Category Archives: Reason: Book Club

Where the Crawdads Sing by Delia Owens

Where the Crawdads Sing by Delia Owens

Where the Crawdads Sing is a slow moving book. I generally do not care for books like that, but for this one it totally worked. It just fits the vibe and makes you kind of feel like you’re in the marsh, living a little slower, noticing things happening around you. The character development in this book is phenomenal. Even some of the side characters grow and change. The descriptions of things living in the marsh are incredible and vivid. The ending is both surprising and, when I think about, just what part of me hoped for. Kya learning to read so quickly and being able to comprehend high level textbooks is somewhat questionable as is her ability to so easily communicate with others even though she was so young when her family left her and spends long periods of time all alone. I recommend this book to adults who enjoy contemporary fiction.

4 (out of 5) Stars
Books Read in 2022: 83
Pages Read in 2022: 29,583
Graphic Novels: 2

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Filed under Contemporary Fiction, Reason: Book Club, Reason: Grim Readers

The Do-Over by Bethany Turner

The Do-Over by Bethany Turner

The Do-Over is a really cute book that is more or less predictable, but in all the ways you want a romcom to be predictable. While I found it easy to put the book down as needed, I did look forward to picking it back up when I had more time to read. While the end was perfect, I wish there had been a little bit more and it kept going for at least a few more pages. I recommend this book to adults who enjoy clean romantic comedies.

4 (out of 5) Stars
Books Read in 2022: 73
Pages Read in 2022: 26,404
Graphic Novels: 1

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Filed under Reason: Book Club, Romance

I Must Betray You by Ruta Sepetys

I Must Betray You by Ruta Sepetys

I have loved every book I’ve read by Ruta Sepetys. They are meticulously researched (there were several pages of sources at the end of I Must Betray You) with amazing writing. She managed to capture the paranoia of living in a society where you never knew who might be informing on you. I knew what happened in Romania in December 1989 before I read the book and as the time got closer and closer to the revolution I found myself feeling very nervous about what would happen to the characters because I cared about them very much. While the book has a happy-ish ending, it’s not tied up all nicely in a bow. The bow is kind of lopsided and not totally cute because that’s what life – and the fall of communism – is like. I very highly recommend this book to teens and up who enjoy historical fiction. Romania’s story isn’t one that’s regularly told, but it deserves to be known.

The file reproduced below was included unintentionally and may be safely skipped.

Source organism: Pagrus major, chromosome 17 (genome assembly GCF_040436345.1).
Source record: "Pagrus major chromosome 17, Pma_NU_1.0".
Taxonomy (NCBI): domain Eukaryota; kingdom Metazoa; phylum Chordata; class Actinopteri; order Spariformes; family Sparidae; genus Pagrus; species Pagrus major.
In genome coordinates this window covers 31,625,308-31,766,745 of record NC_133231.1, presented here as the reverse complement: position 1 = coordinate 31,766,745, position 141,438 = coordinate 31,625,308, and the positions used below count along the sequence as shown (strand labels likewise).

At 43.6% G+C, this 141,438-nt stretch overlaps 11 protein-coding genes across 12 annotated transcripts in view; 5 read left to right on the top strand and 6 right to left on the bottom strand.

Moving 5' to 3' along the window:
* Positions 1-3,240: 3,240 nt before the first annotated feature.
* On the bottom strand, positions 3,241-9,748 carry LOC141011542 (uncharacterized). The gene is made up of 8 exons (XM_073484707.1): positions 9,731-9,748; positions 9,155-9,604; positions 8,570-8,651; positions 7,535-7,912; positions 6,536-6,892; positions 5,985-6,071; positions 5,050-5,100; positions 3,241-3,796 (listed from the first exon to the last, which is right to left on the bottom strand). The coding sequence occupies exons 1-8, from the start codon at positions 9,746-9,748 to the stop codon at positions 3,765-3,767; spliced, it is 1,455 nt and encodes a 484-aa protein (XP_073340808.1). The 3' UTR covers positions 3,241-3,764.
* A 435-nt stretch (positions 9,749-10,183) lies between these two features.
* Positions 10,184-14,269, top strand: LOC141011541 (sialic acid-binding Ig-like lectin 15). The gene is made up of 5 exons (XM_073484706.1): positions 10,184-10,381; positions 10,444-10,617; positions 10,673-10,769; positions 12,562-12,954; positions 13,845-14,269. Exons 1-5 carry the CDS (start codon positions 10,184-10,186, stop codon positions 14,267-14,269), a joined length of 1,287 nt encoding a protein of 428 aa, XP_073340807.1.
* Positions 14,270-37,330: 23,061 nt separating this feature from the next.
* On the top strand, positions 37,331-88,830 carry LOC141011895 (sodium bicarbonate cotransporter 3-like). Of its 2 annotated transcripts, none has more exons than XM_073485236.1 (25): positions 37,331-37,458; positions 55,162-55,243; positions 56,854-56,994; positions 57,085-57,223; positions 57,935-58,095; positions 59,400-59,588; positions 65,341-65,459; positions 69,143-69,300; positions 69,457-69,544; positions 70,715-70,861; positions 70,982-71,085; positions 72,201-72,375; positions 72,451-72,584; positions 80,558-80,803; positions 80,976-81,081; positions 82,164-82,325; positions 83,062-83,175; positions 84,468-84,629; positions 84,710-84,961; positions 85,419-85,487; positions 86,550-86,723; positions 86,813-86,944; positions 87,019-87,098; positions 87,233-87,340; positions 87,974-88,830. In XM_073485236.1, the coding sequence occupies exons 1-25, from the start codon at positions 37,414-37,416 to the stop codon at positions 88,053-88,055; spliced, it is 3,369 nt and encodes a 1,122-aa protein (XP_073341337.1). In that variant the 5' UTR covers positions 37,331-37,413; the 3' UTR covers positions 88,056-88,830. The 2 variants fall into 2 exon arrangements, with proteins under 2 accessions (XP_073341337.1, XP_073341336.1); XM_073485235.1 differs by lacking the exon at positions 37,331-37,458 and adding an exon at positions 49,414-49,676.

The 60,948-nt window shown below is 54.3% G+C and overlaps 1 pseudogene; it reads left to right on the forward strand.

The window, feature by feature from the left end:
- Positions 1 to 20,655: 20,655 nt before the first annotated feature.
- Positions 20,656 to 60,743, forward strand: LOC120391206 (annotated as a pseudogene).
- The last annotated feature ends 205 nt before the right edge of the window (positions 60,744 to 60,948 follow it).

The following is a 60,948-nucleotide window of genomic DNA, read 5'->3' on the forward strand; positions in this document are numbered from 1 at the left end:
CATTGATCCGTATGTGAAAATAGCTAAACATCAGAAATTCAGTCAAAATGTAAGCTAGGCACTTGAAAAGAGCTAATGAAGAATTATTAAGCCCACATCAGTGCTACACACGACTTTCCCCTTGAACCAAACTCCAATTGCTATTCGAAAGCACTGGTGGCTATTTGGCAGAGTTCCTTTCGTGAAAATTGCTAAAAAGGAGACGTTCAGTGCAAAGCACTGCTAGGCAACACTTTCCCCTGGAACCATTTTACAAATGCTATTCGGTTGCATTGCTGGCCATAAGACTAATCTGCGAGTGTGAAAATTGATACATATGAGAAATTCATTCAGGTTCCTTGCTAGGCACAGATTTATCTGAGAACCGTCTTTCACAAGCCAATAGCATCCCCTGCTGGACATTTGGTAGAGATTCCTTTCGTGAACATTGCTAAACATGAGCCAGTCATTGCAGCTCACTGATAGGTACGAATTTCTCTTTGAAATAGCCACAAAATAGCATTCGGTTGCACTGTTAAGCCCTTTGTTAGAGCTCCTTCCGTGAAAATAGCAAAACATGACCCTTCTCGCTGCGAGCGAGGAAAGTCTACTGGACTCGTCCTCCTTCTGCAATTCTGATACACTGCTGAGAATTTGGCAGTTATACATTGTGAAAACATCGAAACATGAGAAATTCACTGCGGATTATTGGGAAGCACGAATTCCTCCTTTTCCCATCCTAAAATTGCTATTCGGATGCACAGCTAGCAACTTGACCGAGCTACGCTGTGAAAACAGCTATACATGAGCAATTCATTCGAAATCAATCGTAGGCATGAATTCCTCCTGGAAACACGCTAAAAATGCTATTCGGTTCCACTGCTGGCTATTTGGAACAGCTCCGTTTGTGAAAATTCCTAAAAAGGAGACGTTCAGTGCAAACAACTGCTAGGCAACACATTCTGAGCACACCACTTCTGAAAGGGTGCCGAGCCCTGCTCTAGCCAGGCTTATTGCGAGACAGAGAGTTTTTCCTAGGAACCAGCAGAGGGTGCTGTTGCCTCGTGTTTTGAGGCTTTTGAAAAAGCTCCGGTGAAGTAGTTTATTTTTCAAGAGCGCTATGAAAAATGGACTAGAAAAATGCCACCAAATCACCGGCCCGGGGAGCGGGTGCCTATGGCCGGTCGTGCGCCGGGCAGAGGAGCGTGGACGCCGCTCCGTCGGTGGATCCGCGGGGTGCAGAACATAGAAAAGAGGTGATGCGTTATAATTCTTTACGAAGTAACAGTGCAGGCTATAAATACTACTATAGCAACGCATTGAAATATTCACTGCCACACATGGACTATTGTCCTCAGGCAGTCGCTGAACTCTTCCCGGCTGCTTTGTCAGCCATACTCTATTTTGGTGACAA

5 (out of 5) Stars
Books Read in 2022: 55
Pages Read in 2022: 19,898
Graphic Novels: 1

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Filed under Historical Fiction, Reason: Book Club, Reason: We Be Book'N, Young Adult

Anxious People by Fredrik Backman

Anxious People by Fredrik Backman

I’m not a huge fan of the writing style of Anxious People. I usually enjoy books that jump around the timeline going into the past and back to the present multiple times, but this one does it without always making sense. It is often very ambiguous which actually is the most amazing thing about the book, but every so often it’s too ambiguous and seems like it is saying something it’s not. I really don’t care for books that go “There are two policemen. One is young and one is old. The old policeman did not want his son to become a policeman. The young policeman is the old policeman’s son.” like this one does. I just don’t like the sentence construction or that method of storytelling. The moral and ending were great. It really makes you think about the ripples we cause by every little action and how we affect others, for good or bad. Above all, this book reminds us that we are all connected and does it very creatively. I’ve concluded, though, that I’m just not a Fredrik Backman fan (this is the second book of his I’ve read and rated three stars). His books are just so-so to me. For people who like his books and writing style, Anxious People is a great choice.